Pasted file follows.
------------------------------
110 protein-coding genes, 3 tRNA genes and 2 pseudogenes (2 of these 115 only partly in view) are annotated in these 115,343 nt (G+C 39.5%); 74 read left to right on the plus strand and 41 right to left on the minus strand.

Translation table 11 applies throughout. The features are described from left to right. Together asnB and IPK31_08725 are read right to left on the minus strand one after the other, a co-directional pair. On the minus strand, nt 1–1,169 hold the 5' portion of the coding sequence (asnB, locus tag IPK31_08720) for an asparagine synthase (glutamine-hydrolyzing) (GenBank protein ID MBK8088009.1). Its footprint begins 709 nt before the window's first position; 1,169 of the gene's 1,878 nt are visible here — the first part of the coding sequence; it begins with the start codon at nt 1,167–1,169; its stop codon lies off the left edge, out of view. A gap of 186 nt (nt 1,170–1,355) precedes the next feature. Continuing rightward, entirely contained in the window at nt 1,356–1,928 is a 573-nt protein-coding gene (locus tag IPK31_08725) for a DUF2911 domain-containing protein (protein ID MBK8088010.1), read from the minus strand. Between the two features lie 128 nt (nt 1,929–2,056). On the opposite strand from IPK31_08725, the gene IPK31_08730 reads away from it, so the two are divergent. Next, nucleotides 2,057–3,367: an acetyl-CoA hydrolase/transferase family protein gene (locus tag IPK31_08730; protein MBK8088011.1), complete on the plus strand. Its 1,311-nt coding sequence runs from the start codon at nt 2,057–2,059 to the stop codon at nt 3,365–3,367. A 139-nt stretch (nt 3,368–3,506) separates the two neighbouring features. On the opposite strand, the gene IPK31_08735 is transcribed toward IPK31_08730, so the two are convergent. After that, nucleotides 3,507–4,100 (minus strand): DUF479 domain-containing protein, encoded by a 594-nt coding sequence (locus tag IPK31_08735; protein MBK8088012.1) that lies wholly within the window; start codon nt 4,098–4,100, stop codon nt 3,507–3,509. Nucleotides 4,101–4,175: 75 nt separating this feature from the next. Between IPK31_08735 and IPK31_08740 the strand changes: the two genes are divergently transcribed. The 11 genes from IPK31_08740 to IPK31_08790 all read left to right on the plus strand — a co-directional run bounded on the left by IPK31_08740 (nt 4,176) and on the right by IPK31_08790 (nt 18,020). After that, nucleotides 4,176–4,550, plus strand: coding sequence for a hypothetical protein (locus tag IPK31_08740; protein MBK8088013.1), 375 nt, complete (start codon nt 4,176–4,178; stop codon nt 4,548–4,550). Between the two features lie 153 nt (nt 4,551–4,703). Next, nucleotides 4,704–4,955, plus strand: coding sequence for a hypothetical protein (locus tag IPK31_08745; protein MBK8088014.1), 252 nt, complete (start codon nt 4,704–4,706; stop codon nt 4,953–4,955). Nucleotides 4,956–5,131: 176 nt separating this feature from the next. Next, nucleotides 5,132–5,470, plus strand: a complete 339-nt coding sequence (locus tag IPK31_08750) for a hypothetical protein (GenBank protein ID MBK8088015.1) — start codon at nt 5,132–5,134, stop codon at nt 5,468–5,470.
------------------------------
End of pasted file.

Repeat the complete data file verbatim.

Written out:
110 protein-coding genes, 3 tRNA genes and 2 pseudogenes (2 of these 115 only partly in view) are annotated in these 115,343 nt (G+C 39.5%); 74 read left to right on the plus strand and 41 right to left on the minus strand.

Translation table 11 applies throughout. The features are described from left to right. Together asnB and IPK31_08725 are read right to left on the minus strand one after the other, a co-directional pair. On the minus strand, nt 1–1,169 hold the 5' portion of the coding sequence (asnB, locus tag IPK31_08720) for an asparagine synthase (glutamine-hydrolyzing) (GenBank protein ID MBK8088009.1). Its footprint begins 709 nt before the window's first position; 1,169 of the gene's 1,878 nt are visible here — the first part of the coding sequence; it begins with the start codon at nt 1,167–1,169; its stop codon lies off the left edge, out of view. A gap of 186 nt (nt 1,170–1,355) precedes the next feature. Continuing rightward, entirely contained in the window at nt 1,356–1,928 is a 573-nt protein-coding gene (locus tag IPK31_08725) for a DUF2911 domain-containing protein (protein ID MBK8088010.1), read from the minus strand. Between the two features lie 128 nt (nt 1,929–2,056). On the opposite strand from IPK31_08725, the gene IPK31_08730 reads away from it, so the two are divergent. Next, nucleotides 2,057–3,367: an acetyl-CoA hydrolase/transferase family protein gene (locus tag IPK31_08730; protein MBK8088011.1), complete on the plus strand. Its 1,311-nt coding sequence runs from the start codon at nt 2,057–2,059 to the stop codon at nt 3,365–3,367. A 139-nt stretch (nt 3,368–3,506) separates the two neighbouring features. On the opposite strand, the gene IPK31_08735 is transcribed toward IPK31_08730, so the two are convergent. After that, nucleotides 3,507–4,100 (minus strand): DUF479 domain-containing protein, encoded by a 594-nt coding sequence (locus tag IPK31_08735; protein MBK8088012.1) that lies wholly within the window; start codon nt 4,098–4,100, stop codon nt 3,507–3,509. Nucleotides 4,101–4,175: 75 nt separating this feature from the next. Between IPK31_08735 and IPK31_08740 the strand changes: the two genes are divergently transcribed. The 11 genes from IPK31_08740 to IPK31_08790 all read left to right on the plus strand — a co-directional run bounded on the left by IPK31_08740 (nt 4,176) and on the right by IPK31_08790 (nt 18,020). After that, nucleotides 4,176–4,550, plus strand: coding sequence for a hypothetical protein (locus tag IPK31_08740; protein MBK8088013.1), 375 nt, complete (start codon nt 4,176–4,178; stop codon nt 4,548–4,550). Between the two features lie 153 nt (nt 4,551–4,703). Next, nucleotides 4,704–4,955, plus strand: coding sequence for a hypothetical protein (locus tag IPK31_08745; protein MBK8088014.1), 252 nt, complete (start codon nt 4,704–4,706; stop codon nt 4,953–4,955). Nucleotides 4,956–5,131: 176 nt separating this feature from the next. Next, nucleotides 5,132–5,470, plus strand: a complete 339-nt coding sequence (locus tag IPK31_08750) for a hypothetical protein (GenBank protein ID MBK8088015.1) — start codon at nt 5,132–5,134, stop codon at nt 5,468–5,470.